Desert Earthquake Hits Near Yucca Mountain;
No Injuries or Damage Reported


June 14, 2002
By Ken Ritter Associated Press Writer

LAS VEGAS (AP) - A mild earthquake rumbled beneath the desert early Friday near Yucca Mountain, the federal government's proposed site for a nuclear waste repository.

No damage or injuries were immediately reported.

The quake had a preliminary magnitude of 4.4 and hit about 5:40 a.m., 75 miles northwest of Las Vegas and about 3 miles beneath the surface, said scientists at the U.S. Geological Survey in Golden, Colo.

Allen Benson, a federal Department of Energy spokesman for the Yucca Mountain project in Las Vegas, told The Associated Press that about 100 scientists and employees at the site on Friday were not reporting any damage.

Yucca Mountain, about 90 miles northwest of Las Vegas, is the site that President Bush picked in February to store the nation's spent commercial, industrial and military nuclear waste beginning in 2010.

Benson said that while operations have been scaled back since February, employees and scientists are continuing to monitor scientific studies and a five-mile tunnel bored about 1,000 feet beneath the volcanic ridge.

Nevada opposes the Yucca Mountain project, and Congress is debating whether to override Gov. Kenny Guinn's April veto of the presidential selection.

President Bush in February approved building a nuclear waste repository at Yucca Mountain, saying 20 years of study had found the ridge of volcanic rock to be a safe place to store nuclear material.

Opponents of the project have cited the possibility of earthquakes as one reason to reject Yucca Mountain as the site.

The waste, expected to remain radioactive for more than 10,000 years, would be buried 1,000 feet below ground. The Energy Department has said the earliest the Yucca facility could open is 2010.

On the Net:
Yucca Mountain Project: http://www.ymp.gov
http://ap.tbo.com/ap/breaking/MGADVAO7G2D.html



Below you will find the government's response:


For Immediate Release: Friday, June 14, 2002
News Media Contact: Allen Benson, 702/794-1322


Yucca Mountain Project Office Statement on Nevada Earthquake Report
June 14, 2002

Las Vegas, NV — The following statement was released by the Yucca Mountain Project Office today following news reports of an earthquake in the vicinity of Yucca Mountain:

There was not an earthquake at Yucca Mountain today. There was a "light" earthquake located at Little Skull Mountain, Nevada, as reported by the U.S. Geological Survey early this morning. According to the USGS, the quake's epicenter was located approximately 15 miles to the east of Yucca Mountain. This is a known and studied geologic zone.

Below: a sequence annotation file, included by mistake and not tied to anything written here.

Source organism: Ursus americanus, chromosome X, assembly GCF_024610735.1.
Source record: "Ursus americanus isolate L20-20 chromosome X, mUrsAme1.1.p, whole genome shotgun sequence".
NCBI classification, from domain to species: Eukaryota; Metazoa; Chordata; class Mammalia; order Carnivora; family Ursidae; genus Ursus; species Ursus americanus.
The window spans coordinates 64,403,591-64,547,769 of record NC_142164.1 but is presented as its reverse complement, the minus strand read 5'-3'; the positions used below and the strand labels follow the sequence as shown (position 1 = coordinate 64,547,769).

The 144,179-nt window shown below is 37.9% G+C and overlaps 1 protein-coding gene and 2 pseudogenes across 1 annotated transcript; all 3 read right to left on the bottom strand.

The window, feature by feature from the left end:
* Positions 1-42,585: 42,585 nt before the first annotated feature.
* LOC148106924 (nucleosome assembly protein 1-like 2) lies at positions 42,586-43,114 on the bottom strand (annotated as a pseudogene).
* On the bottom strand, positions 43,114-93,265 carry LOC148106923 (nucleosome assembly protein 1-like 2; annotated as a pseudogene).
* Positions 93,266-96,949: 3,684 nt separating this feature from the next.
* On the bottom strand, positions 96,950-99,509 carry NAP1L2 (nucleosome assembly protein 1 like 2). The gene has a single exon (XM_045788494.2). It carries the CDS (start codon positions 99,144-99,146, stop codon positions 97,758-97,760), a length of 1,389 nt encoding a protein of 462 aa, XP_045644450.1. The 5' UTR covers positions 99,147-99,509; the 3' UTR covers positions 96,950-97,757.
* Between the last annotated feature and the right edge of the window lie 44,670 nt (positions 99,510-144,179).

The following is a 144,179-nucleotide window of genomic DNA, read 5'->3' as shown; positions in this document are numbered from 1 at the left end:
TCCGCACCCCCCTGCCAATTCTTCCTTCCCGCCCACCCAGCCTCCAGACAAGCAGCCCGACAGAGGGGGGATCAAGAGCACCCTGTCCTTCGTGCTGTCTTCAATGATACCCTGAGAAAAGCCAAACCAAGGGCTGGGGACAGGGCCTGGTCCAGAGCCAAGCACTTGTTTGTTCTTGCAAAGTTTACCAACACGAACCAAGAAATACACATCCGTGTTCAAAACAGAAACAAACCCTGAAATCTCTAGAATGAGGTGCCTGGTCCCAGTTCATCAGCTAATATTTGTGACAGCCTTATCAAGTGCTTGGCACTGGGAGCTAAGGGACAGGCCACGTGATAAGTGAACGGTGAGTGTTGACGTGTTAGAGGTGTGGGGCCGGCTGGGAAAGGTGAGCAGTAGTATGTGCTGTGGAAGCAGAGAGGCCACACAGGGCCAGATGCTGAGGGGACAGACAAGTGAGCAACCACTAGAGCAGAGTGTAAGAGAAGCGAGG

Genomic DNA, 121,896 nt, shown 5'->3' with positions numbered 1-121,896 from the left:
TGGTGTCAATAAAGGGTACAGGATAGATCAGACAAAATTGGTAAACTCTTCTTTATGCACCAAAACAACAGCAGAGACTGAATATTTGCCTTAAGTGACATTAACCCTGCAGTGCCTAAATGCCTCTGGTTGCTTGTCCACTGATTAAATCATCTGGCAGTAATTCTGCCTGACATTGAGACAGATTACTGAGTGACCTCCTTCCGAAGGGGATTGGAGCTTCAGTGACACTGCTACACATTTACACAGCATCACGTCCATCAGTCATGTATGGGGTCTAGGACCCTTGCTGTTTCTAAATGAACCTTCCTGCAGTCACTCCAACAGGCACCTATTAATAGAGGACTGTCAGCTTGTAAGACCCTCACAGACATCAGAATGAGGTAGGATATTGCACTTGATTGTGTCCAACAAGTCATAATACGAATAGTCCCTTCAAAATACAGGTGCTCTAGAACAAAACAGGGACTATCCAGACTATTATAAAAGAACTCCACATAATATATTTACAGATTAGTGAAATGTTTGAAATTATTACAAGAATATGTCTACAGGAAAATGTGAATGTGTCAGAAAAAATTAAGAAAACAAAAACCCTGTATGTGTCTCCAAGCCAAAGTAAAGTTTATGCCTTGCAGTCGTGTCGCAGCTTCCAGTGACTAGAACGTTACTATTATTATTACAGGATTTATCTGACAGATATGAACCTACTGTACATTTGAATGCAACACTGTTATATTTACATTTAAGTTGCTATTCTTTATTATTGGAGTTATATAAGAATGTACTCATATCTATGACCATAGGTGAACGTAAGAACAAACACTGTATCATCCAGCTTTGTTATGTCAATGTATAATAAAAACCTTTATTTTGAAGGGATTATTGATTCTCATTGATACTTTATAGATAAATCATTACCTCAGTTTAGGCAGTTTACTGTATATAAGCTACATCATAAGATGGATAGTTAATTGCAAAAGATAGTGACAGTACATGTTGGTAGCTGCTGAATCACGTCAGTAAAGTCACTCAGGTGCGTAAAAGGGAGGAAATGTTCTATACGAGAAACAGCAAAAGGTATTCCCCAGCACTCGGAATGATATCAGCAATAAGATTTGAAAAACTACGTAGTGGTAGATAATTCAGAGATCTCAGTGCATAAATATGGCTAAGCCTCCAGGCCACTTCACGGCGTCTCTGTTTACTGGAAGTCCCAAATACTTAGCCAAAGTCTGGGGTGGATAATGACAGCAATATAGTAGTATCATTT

There was no damage to any Yucca Mountain Project facilities, structures or the underground Exploratory Studies Facilities. And, the public tour of Yucca Mountain scheduled to take place on Saturday, June 15th will occur.

The 24 years of scientific studies at Yucca Mountain have taken an exhaustive look at the possibility of earthquakes. In fact, Yucca Mountain scientists have used earthquakes greater in magnitude than this morning's quake to study and design a nuclear waste repository. Yucca Mountain repository designs could withstand a local earthquake with 1,000 times more energy than the one reported this morning and a regional earthquake with 30,000 times more energy than the one reported this morning.

All the scientific studies show that an underground repository at Yucca Mountain would perform safely in accordance with regulatory standards, including during an earthquake.

In 1992, a magnitude 5.6 earthquake occurred in the same vicinity. The energy released by that earthquake was approximately 30 times greater than this morning's earthquake; even so, the 1992 earthquake did not even dislodge boulders located on the slopes of Yucca Mountain.

If felt, the vibrations of an earthquake like the one reported this morning are similar to those felt when a truck passes.

For more information about the Yucca Mountain Project, sign on to www.ymp.gov.
http://www.ymp.gov/new/earthquake_pr.htm